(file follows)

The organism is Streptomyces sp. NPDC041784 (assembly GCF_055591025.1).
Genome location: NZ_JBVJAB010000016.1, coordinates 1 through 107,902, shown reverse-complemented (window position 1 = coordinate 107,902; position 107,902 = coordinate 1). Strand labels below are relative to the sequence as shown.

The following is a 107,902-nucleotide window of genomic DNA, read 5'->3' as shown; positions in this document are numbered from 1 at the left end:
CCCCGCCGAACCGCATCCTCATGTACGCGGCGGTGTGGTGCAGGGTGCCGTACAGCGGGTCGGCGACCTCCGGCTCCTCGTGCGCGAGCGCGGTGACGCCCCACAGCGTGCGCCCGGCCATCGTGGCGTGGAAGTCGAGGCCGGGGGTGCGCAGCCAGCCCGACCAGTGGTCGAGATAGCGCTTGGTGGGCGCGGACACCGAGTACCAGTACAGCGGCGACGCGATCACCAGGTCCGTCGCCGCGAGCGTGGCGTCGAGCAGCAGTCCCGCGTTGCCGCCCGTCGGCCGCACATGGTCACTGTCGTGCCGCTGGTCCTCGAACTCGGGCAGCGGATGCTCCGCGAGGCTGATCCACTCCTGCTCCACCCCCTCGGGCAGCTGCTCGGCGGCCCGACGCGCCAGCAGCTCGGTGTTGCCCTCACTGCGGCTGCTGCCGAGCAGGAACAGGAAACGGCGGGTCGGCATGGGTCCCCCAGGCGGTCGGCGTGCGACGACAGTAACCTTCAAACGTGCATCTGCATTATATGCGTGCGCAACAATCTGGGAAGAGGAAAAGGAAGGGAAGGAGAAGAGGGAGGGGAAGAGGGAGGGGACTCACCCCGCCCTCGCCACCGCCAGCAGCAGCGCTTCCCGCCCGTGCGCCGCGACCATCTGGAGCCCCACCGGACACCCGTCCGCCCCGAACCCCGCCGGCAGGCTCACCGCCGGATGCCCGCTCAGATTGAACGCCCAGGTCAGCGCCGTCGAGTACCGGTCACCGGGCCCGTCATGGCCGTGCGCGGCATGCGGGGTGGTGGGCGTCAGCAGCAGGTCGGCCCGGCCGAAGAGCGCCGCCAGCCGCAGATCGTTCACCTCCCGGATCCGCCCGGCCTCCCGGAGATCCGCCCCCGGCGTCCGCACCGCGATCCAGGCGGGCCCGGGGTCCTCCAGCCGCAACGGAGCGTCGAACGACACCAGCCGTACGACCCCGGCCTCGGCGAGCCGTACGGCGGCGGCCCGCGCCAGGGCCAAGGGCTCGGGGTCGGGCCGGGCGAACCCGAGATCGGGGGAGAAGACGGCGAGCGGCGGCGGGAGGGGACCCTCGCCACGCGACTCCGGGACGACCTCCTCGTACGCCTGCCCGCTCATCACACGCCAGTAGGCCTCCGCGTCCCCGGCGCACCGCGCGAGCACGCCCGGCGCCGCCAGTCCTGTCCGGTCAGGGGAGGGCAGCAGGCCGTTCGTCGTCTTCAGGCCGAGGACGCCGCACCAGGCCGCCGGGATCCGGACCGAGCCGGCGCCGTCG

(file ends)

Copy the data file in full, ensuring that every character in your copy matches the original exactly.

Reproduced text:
The organism is Streptomyces sp. NPDC041784 (assembly GCF_055591025.1).
Genome location: NZ_JBVJAB010000016.1, coordinates 1 through 107,902, shown reverse-complemented (window position 1 = coordinate 107,902; position 107,902 = coordinate 1). Strand labels below are relative to the sequence as shown.

The following is a 107,902-nucleotide window of genomic DNA, read 5'->3' as shown; positions in this document are numbered from 1 at the left end:
CCCCGCCGAACCGCATCCTCATGTACGCGGCGGTGTGGTGCAGGGTGCCGTACAGCGGGTCGGCGACCTCCGGCTCCTCGTGCGCGAGCGCGGTGACGCCCCACAGCGTGCGCCCGGCCATCGTGGCGTGGAAGTCGAGGCCGGGGGTGCGCAGCCAGCCCGACCAGTGGTCGAGATAGCGCTTGGTGGGCGCGGACACCGAGTACCAGTACAGCGGCGACGCGATCACCAGGTCCGTCGCCGCGAGCGTGGCGTCGAGCAGCAGTCCCGCGTTGCCGCCCGTCGGCCGCACATGGTCACTGTCGTGCCGCTGGTCCTCGAACTCGGGCAGCGGATGCTCCGCGAGGCTGATCCACTCCTGCTCCACCCCCTCGGGCAGCTGCTCGGCGGCCCGACGCGCCAGCAGCTCGGTGTTGCCCTCACTGCGGCTGCTGCCGAGCAGGAACAGGAAACGGCGGGTCGGCATGGGTCCCCCAGGCGGTCGGCGTGCGACGACAGTAACCTTCAAACGTGCATCTGCATTATATGCGTGCGCAACAATCTGGGAAGAGGAAAAGGAAGGGAAGGAGAAGAGGGAGGGGAAGAGGGAGGGGACTCACCCCGCCCTCGCCACCGCCAGCAGCAGCGCTTCCCGCCCGTGCGCCGCGACCATCTGGAGCCCCACCGGACACCCGTCCGCCCCGAACCCCGCCGGCAGGCTCACCGCCGGATGCCCGCTCAGATTGAACGCCCAGGTCAGCGCCGTCGAGTACCGGTCACCGGGCCCGTCATGGCCGTGCGCGGCATGCGGGGTGGTGGGCGTCAGCAGCAGGTCGGCCCGGCCGAAGAGCGCCGCCAGCCGCAGATCGTTCACCTCCCGGATCCGCCCGGCCTCCCGGAGATCCGCCCCCGGCGTCCGCACCGCGATCCAGGCGGGCCCGGGGTCCTCCAGCCGCAACGGAGCGTCGAACGACACCAGCCGTACGACCCCGGCCTCGGCGAGCCGTACGGCGGCGGCCCGCGCCAGGGCCAAGGGCTCGGGGTCGGGCCGGGCGAACCCGAGATCGGGGGAGAAGACGGCGAGCGGCGGCGGGAGGGGACCCTCGCCACGCGACTCCGGGACGACCTCCTCGTACGCCTGCCCGCTCATCACACGCCAGTAGGCCTCCGCGTCCCCGGCGCACCGCGCGAGCACGCCCGGCGCCGCCAGTCCTGTCCGGTCAGGGGAGGGCAGCAGGCCGTTCGTCGTCTTCAGGCCGAGGACGCCGCACCAGGCCGCCGGGATCCGGACCGAGCCGGCGCCGTCG